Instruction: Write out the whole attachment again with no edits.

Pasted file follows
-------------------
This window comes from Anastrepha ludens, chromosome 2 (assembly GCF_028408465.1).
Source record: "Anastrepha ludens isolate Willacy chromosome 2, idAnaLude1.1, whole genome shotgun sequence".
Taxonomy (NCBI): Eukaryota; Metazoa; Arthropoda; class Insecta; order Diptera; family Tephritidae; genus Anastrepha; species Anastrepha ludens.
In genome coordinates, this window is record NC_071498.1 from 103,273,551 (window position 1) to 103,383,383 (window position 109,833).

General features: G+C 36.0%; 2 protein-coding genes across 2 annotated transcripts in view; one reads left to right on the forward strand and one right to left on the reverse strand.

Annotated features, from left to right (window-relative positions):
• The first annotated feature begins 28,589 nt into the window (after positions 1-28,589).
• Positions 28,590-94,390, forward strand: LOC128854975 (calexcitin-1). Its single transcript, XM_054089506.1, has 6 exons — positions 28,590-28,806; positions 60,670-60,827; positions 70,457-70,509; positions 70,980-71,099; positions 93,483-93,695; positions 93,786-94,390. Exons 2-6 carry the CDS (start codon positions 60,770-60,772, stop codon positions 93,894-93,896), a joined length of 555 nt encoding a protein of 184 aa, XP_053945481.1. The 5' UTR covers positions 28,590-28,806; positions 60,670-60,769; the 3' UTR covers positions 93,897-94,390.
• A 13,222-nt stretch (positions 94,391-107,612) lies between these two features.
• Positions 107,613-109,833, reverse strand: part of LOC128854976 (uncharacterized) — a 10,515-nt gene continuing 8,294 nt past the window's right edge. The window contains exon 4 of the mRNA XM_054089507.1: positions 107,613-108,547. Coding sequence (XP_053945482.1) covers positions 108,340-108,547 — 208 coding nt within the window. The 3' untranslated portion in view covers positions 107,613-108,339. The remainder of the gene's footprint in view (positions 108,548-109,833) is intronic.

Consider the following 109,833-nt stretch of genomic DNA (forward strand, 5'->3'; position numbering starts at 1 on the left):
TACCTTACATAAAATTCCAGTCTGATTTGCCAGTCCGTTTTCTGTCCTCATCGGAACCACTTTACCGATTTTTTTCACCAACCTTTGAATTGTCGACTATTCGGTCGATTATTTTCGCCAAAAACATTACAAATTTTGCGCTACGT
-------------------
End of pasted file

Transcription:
This window comes from Anastrepha ludens, chromosome 2 (assembly GCF_028408465.1).
Source record: "Anastrepha ludens isolate Willacy chromosome 2, idAnaLude1.1, whole genome shotgun sequence".
Taxonomy (NCBI): Eukaryota; Metazoa; Arthropoda; class Insecta; order Diptera; family Tephritidae; genus Anastrepha; species Anastrepha ludens.
In genome coordinates, this window is record NC_071498.1 from 103,273,551 (window position 1) to 103,383,383 (window position 109,833).

General features: G+C 36.0%; 2 protein-coding genes across 2 annotated transcripts in view; one reads left to right on the forward strand and one right to left on the reverse strand.

Annotated features, from left to right (window-relative positions):
• The first annotated feature begins 28,589 nt into the window (after positions 1-28,589).
• Positions 28,590-94,390, forward strand: LOC128854975 (calexcitin-1). Its single transcript, XM_054089506.1, has 6 exons — positions 28,590-28,806; positions 60,670-60,827; positions 70,457-70,509; positions 70,980-71,099; positions 93,483-93,695; positions 93,786-94,390. Exons 2-6 carry the CDS (start codon positions 60,770-60,772, stop codon positions 93,894-93,896), a joined length of 555 nt encoding a protein of 184 aa, XP_053945481.1. The 5' UTR covers positions 28,590-28,806; positions 60,670-60,769; the 3' UTR covers positions 93,897-94,390.
• A 13,222-nt stretch (positions 94,391-107,612) lies between these two features.
• Positions 107,613-109,833, reverse strand: part of LOC128854976 (uncharacterized) — a 10,515-nt gene continuing 8,294 nt past the window's right edge. The window contains exon 4 of the mRNA XM_054089507.1: positions 107,613-108,547. Coding sequence (XP_053945482.1) covers positions 108,340-108,547 — 208 coding nt within the window. The 3' untranslated portion in view covers positions 107,613-108,339. The remainder of the gene's footprint in view (positions 108,548-109,833) is intronic.

Consider the following 109,833-nt stretch of genomic DNA (forward strand, 5'->3'; position numbering starts at 1 on the left):
TACCTTACATAAAATTCCAGTCTGATTTGCCAGTCCGTTTTCTGTCCTCATCGGAACCACTTTACCGATTTTTTTCACCAACCTTTGAATTGTCGACTATTCGGTCGATTATTTTCGCCAAAAACATTACAAATTTTGCGCTACGT